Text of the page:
Daffodils - William Wordsworth
Daffodils herald spring in England, the large majority being deep yellow in colour, welcoming the sun that breaks through winter’s end. The inner part of the flower is often called a trumpet – appropriate for a flower that salutes the coming of spring. Daffodils blossom on hills and roadside verges, by rivers and streams, in parks and gardens, on common land. The traditional season for daffodils is March to April, though they have been known to appear in mild years as early as December.
The premise of the poem is simple – the poet, whilst wandering through landscape he loves – comes upon a crowd, a host of golden daffodils. Wordsworth enjoyed walking and would often walk for miles on his own, with his sister Dorothy or with friends including Samuel Taylor Coleridge. Wordsworth discovers the daffodils under trees by a lake, and seems to feel their spirit as he describes them dancing in the breeze.
In the second verse the poet widens his vision, likening the blanket of flowers he has found to stars in the milky way; he also magnifies the vision of daffodils by claiming ten thousand saw I at a glance - the suggestion being there are so many daffodils they stretch for ever, impossible to count accurately if thousands can be seen in the blink of an eye. The milky way also contains stars beyond number, stretching beyond where the human eye can see.
The third verse prepares the reader for the turnaround in the final lines. It likens the dancing of the waves of the lake to the dancing of the daffodils, claiming that the flowers win the dancing contest. The poet talks of the joy he experiences in such a jocund company. He drinks his fill of the vision the daffodils give him, but little realises the wealth the experience will bring.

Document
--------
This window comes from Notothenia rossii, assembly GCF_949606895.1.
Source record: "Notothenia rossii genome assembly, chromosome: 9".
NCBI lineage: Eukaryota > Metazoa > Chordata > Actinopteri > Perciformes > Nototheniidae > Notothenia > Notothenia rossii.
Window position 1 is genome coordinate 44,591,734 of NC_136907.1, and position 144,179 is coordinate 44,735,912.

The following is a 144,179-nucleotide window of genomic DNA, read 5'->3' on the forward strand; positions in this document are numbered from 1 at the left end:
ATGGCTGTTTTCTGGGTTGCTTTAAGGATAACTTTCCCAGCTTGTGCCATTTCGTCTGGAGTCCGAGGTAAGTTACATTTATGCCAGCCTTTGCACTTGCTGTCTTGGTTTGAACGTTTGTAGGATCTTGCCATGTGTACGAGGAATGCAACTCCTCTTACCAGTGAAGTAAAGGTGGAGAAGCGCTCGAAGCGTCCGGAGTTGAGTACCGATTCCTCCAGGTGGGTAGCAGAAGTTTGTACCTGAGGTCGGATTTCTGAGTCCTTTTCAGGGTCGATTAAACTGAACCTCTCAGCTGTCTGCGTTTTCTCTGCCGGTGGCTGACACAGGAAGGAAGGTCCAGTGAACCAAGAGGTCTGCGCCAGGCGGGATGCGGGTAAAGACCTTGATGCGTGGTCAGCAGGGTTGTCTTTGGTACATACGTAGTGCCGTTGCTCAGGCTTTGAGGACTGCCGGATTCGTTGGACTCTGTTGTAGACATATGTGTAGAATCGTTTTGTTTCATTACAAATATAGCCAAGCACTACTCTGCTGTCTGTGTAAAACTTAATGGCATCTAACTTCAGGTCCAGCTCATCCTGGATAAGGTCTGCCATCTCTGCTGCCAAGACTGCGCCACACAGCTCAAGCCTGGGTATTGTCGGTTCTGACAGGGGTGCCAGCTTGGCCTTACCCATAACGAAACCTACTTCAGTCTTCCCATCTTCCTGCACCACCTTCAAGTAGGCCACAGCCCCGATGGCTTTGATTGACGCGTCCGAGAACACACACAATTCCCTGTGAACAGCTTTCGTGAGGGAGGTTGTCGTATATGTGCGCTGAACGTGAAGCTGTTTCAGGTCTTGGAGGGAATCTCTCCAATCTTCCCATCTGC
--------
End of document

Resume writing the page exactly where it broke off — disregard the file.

The final verse explores the joy the memory of daffodils brings when the poet lies in vacant or in pensive mood. The golden daffodils of the first verse have offered him wealth far richer than money, for in his memory, when he is alone as he was when he chanced upon them, his heart with pleasure fills, and dances with the daffodils.
Wordsworth’s Daffodils consists of four six-line verses with first and third, second and fourth and fifth and sixth lines – the latter rhymes, strengthening the end of each verse, include trees and breeze and glance and dance. The tightness of the wording and rhythm and the dividing of verses into clear chapters of a story have helped make Daffodils a poem that, over two centuries after the writing, continues to capture the heart of England.
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